“…And we talk it out. Lately, I’ve had Roy Thomas come in, and he sits and makes notes while we discuss it. Then he types them up, which gives us a written synopsis. Originally — I have a little tape recorder — I had tried taping it, but then I found no one on staff has time to listen to the tape again later. But this way he makes notes, types it quickly, I get a carbon, the artist gets a carbon … so we don’t have to worry that we’ll forget what we’ve said. Then the artist goes home … or wherever he goes … and he draws the thing out, brings it back, and I put the copy in after he’s drawn the story based on the plot I’ve given him. Now this varies with the different artists. Some artists, of course, need a more detailed plot than others. Some artists, such as Jack Kirby, need no plot at all. I mean I’ll just say to Jack, ‘Let’s make the next villain be Dr. Doom’ … or I may not even say that. He may tell me. And then he goes home and does it. He’s good at plots. I’m sure he’s a thousand times better than I. He just about makes up the plots for these stories. All I do is a little editing … I may tell him he’s gone too far in one direction or another. Of course, occasionally I’ll give him a plot, but we’re practically both the writers on the things.”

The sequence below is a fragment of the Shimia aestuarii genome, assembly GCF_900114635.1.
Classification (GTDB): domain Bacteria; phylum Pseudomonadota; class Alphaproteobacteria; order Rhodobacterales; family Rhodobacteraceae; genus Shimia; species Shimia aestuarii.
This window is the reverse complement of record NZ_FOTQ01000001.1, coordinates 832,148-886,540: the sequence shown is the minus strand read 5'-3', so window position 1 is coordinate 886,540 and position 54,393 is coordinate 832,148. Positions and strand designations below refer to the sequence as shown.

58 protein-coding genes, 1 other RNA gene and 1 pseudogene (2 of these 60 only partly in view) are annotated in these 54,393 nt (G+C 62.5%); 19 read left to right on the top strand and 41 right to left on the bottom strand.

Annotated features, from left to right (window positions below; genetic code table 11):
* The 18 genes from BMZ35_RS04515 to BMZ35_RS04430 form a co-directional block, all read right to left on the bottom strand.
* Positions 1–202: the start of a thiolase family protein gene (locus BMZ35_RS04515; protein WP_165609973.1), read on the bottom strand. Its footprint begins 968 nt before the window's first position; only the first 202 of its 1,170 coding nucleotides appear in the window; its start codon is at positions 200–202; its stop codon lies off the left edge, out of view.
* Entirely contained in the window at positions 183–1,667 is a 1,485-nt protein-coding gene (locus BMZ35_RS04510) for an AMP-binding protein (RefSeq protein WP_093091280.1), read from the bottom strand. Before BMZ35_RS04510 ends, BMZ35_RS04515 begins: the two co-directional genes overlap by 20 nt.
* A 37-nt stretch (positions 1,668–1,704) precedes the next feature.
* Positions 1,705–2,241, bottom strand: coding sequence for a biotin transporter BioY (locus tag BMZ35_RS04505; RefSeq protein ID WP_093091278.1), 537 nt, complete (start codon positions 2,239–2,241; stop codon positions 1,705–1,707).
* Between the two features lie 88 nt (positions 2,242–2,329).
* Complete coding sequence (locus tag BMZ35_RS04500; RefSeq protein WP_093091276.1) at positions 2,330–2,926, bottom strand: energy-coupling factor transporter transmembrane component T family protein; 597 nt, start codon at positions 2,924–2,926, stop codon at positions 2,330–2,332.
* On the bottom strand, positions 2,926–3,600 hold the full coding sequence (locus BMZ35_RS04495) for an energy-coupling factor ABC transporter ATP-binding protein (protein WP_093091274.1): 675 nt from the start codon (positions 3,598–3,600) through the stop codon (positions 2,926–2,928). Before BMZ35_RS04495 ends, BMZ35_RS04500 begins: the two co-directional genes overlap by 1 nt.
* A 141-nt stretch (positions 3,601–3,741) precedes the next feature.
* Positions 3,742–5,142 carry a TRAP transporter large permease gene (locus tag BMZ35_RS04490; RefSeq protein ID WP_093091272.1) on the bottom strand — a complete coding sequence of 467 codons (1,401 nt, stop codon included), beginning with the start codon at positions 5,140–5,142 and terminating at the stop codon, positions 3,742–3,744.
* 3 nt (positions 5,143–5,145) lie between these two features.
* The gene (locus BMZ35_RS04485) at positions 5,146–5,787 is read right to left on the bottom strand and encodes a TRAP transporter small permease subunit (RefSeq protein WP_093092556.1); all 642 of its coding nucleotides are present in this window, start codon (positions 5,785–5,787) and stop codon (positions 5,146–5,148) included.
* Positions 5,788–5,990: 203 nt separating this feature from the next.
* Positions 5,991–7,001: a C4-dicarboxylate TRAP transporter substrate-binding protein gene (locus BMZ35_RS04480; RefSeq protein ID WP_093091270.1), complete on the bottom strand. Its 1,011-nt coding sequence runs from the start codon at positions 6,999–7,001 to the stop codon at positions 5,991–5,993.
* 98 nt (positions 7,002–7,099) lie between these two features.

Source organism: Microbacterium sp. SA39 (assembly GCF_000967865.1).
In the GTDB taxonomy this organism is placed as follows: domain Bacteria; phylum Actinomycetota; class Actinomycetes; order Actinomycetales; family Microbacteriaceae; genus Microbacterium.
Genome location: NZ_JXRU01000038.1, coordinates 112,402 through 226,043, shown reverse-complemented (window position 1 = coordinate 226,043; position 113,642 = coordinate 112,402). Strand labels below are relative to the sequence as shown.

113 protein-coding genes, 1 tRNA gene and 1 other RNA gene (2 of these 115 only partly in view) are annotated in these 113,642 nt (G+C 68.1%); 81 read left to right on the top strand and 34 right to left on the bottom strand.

Stan Lee, 1968 (via comicbookartwork)
In Stan’s defense: A lot of his hyping was somewhat less enthusiasm and a little more pushing a party line for somewhat involved corporate reasons. Occasionally, though, Lee spoke as true as his memory allowed.
“One could certainly question the logic in tying all of the New 52 books, even the extremely popular ones like Batman, to a middling weekly series set in a possible future that will never come to pass and that seems to be a fairly reliable mid-list seller. But this week’s crop of one-shots demonstrates that, despite the fact that each book has the words “Futures End” in the title, many of them have somewhere between nothing and very little to do with the actual plot of the event series.”
Again, dunno what’s worse: The lack of creativity at Dc or that the dreck seems to be successful enough for Warner.
Werner Roth did great work at Atlas, awful superhero work at Marvel in the 60s and finished his career doing romance work for DC. Here’s an Atlas cheesecake tale.